LONDON (Reuters) - Copper prices could hit fresh record highs this year as the Chinese economy continues to expand despite a slowdown in the United States, the chief economist of miner Rio Tinto (RIO.L) said on Thursday.
“I think the conditions still exist for yet another peak in the prices of most metals,” Vivek Tulpule, chief economist of the world’s second largest miner by market capitalisation, told Reuters in an interview.
Asked whether copper prices, which hit a record high of $8,940 per tonne last week, could surge to further peaks this year, Tulpule said: “Yes.”
Industrial action at the world’s top mines pushed copper to record highs, but the demand from China, where the market looked to take up the slack amid a U.S. slowdown has been weak so far this year.
This is due to the stocks they’ve built and once those stocks are depleted — as the underlying demand remains robust — the Chinese are likely to come back to the market, Tulpule said.
“Supplies remain constrained and there’s scope for demand pick up once the Chinese stocks, which have been built in the past, are taken away ... In a few months time, there will be conditions for strong buying,” he said.
Tulpule said he believed the Chinese economy was “decoupling” from the West, and that it would still grow strongly despite a slowdown in the United States, ensuring strong demand for metals.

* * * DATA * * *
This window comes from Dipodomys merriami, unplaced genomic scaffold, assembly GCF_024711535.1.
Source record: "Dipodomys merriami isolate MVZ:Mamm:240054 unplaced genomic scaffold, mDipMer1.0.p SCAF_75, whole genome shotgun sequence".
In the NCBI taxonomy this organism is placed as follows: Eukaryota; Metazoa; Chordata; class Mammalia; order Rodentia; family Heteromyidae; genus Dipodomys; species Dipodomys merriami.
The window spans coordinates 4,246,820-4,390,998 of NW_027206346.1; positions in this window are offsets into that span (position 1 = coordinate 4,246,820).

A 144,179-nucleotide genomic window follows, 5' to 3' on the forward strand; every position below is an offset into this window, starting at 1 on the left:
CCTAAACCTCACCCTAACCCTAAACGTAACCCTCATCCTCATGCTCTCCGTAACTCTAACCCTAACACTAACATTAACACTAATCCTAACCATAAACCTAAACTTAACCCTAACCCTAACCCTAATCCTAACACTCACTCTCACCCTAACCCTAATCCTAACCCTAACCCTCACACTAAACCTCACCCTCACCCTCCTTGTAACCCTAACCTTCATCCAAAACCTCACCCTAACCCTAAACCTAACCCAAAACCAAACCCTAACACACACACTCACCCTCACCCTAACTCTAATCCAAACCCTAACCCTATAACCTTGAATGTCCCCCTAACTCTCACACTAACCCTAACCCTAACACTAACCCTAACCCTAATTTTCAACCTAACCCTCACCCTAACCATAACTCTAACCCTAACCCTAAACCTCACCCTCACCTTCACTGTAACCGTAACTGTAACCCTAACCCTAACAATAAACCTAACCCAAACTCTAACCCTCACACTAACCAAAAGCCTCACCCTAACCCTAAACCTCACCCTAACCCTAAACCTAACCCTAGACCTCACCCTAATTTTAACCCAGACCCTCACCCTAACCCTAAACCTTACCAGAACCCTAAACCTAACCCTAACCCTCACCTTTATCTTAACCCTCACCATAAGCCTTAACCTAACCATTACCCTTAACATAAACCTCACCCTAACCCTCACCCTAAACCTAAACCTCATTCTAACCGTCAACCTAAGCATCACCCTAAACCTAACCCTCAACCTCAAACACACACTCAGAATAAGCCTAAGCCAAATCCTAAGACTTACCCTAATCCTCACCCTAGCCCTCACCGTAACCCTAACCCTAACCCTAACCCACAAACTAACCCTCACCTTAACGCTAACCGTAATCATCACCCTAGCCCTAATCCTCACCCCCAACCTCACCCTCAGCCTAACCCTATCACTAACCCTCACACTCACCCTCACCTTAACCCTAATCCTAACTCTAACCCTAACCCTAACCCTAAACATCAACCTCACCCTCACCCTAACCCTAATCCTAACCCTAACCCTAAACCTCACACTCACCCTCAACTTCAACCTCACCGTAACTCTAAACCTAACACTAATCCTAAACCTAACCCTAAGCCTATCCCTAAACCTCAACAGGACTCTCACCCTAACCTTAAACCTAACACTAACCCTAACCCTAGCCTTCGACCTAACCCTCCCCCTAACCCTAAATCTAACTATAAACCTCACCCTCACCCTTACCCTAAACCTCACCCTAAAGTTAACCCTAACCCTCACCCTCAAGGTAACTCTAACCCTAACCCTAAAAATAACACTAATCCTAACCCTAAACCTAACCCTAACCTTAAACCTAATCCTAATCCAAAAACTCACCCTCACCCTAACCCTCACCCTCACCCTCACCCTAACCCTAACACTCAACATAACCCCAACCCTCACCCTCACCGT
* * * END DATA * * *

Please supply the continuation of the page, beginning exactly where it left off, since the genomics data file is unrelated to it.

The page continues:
“The Chinese economy is pretty resilient to U.S. slowdown ... We don’t see a big effect coming back into commodity markets,” he said.
Another bull market could be aluminium. Tulpule said a shortage of electricity was a key issue for the market for energy-intensive aluminium, and it was affecting production.
“People are worried about supply disruption associated with electricity supplies...I don’t think that dynamic is going away.”
Tulpule’s comments were confirmed by reports from China, where the top 20 aluminium producers will cut production 5-10 percent from July to push up prices and reduce power consumption.
The news pushed aluminium to a fresh record high of $3,350 per tonne, exceeding a previous all-time high touched earlier this week.
Rio Tinto managed to secure a record price hike — up to 96.5 percent — in this year’s iron ore contract talks with the Chinese steelmakers as the bottleneck in iron ore shipping continued to buoy prices.
“We’ve had a very good price rise this year, entirely consistent with fundamentals,” Tulpule said, but he declined to predict how much the price hike would be for next year.
The demand for steel, particularly in China, was strong with the construction boom going on and a shortage of key raw materials meant higher prices in the years to come, he said.
“What we see over 1-3 years is pretty robust conditions ... In the long run prices are probably going to be much higher.”
Reporting by Humeyra Pamuk; editing by Peter Blackburn